Authors: Sudarshana Bordoloi*, Minnesota State University-Mankato
Topics: Medical and Health Geography, Immigration/Transnationalism, Global Change
Keywords: Cultural Competence, Geographies of Health, Healthcare Accessibility and Utilization, New Immigrant Geographies
Session Type: Paper
Start / End Time: 11:10 AM / 12:25 PM
Room: Governors Square 12, Sheraton, Concourse Level
Presentation File: No File Uploaded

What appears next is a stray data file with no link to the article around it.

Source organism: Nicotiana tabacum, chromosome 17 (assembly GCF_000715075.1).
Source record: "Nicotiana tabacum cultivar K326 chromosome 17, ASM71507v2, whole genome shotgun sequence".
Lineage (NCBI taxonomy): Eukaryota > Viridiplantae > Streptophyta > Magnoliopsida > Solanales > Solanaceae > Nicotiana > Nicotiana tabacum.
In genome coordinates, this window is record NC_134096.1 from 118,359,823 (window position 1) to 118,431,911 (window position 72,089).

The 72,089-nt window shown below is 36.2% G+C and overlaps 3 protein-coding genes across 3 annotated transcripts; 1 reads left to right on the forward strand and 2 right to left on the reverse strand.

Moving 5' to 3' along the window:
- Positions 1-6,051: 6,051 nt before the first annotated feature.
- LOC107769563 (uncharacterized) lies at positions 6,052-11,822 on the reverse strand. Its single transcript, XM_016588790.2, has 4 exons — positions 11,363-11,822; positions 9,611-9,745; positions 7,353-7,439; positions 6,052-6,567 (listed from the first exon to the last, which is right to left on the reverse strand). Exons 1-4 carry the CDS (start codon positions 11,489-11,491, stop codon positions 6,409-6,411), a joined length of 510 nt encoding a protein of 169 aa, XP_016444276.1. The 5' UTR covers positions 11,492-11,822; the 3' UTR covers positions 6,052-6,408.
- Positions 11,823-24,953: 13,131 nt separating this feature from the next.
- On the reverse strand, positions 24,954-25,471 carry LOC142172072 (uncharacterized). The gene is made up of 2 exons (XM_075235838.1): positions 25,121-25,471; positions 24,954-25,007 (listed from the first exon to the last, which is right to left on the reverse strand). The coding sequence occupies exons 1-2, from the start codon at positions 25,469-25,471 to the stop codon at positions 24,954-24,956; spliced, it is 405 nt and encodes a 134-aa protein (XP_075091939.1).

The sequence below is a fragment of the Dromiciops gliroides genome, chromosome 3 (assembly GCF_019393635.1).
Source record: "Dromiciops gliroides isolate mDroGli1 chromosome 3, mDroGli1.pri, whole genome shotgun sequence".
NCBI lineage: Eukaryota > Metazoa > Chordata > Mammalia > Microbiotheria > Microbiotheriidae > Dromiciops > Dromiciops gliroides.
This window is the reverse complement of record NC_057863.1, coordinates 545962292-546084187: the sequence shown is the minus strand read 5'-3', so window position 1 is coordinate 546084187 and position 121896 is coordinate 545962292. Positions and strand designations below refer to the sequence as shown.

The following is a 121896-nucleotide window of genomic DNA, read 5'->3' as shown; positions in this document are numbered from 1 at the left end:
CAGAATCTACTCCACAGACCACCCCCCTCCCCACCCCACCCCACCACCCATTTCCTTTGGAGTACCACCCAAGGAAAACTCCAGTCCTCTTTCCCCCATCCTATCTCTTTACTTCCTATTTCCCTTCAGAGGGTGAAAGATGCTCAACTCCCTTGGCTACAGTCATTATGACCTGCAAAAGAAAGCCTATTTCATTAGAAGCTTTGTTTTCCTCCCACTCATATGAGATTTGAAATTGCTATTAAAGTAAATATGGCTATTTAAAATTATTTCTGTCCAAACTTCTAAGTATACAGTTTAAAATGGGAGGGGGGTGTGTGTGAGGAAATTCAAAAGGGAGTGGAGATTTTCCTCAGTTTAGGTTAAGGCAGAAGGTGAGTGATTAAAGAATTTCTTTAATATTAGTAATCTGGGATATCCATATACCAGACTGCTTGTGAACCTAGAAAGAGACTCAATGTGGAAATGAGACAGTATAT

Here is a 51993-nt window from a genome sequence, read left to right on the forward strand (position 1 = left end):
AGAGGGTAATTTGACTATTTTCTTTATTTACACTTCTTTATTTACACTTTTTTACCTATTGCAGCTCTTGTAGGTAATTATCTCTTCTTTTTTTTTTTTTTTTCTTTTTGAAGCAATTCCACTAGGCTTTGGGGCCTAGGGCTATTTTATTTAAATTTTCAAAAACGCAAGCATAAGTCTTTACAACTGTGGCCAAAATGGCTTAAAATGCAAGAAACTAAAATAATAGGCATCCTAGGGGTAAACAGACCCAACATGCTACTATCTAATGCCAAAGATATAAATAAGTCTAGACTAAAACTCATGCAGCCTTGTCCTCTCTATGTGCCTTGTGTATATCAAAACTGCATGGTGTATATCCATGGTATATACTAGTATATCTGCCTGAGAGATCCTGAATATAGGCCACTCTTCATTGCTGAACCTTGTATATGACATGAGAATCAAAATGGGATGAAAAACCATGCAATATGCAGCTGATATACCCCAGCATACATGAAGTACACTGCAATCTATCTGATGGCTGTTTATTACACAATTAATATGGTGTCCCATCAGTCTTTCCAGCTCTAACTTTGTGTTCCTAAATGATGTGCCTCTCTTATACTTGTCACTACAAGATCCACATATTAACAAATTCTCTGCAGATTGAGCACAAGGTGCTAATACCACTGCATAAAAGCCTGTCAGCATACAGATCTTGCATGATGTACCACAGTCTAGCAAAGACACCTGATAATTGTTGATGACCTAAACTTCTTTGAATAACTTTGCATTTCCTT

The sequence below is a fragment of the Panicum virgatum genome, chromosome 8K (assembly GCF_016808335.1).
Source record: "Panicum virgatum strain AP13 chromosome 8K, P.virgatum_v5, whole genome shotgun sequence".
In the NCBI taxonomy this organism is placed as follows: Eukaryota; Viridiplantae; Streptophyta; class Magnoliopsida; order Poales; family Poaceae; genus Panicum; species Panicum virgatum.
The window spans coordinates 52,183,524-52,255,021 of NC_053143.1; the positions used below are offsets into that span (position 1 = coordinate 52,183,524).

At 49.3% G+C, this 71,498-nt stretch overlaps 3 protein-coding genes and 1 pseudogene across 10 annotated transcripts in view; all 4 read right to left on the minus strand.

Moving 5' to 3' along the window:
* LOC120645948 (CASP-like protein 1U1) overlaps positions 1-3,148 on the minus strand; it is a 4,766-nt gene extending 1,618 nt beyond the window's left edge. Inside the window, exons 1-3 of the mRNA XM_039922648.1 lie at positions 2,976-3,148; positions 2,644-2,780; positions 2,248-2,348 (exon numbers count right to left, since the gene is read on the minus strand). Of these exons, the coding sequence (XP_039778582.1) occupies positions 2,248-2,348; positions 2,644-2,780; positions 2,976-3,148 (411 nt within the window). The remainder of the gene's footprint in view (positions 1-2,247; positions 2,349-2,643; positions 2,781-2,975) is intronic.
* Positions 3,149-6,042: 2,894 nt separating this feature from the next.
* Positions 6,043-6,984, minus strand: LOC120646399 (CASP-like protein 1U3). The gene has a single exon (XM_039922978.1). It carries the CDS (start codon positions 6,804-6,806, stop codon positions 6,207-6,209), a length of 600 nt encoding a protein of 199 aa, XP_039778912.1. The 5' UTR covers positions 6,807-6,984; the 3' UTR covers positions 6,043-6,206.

Traditionally applied to the field of nursing, cultural competency in healthcare has now become an all-encompassing approach applicable to all aspects of healthcare service delivery, particularly those pertaining to racially and ethnically diverse communities, around the world. Cultural competence in healthcare in its simplest form “describes the ability of systems to provide care to patients with diverse values, beliefs and behaviors, including the tailoring of health care delivery to meet patients' social, cultural and linguistic needs” (AHA, 2019). A more nuanced view of cultural competency or lack of its practice can also contribute to a comprehensive understanding of the existence and continuation of the myriad disparities in healthcare accessibility and utilization among immigrants or racially and ethnically diverse communities. This is of significance in the United States with landscapes of healthcare becoming increasingly complex as they intertwine with the new immigrant geographies in the country. This paper seeks to address and critically review the significance of this approach in the geography of healthcare literature. Additionally, it also draws attention to the ways in which new immigrant communities navigate the complex neoliberal healthcare system in the US, and how the cultural barriers they face often limit their access to comprehensive healthcare and influence their health seeking behavior.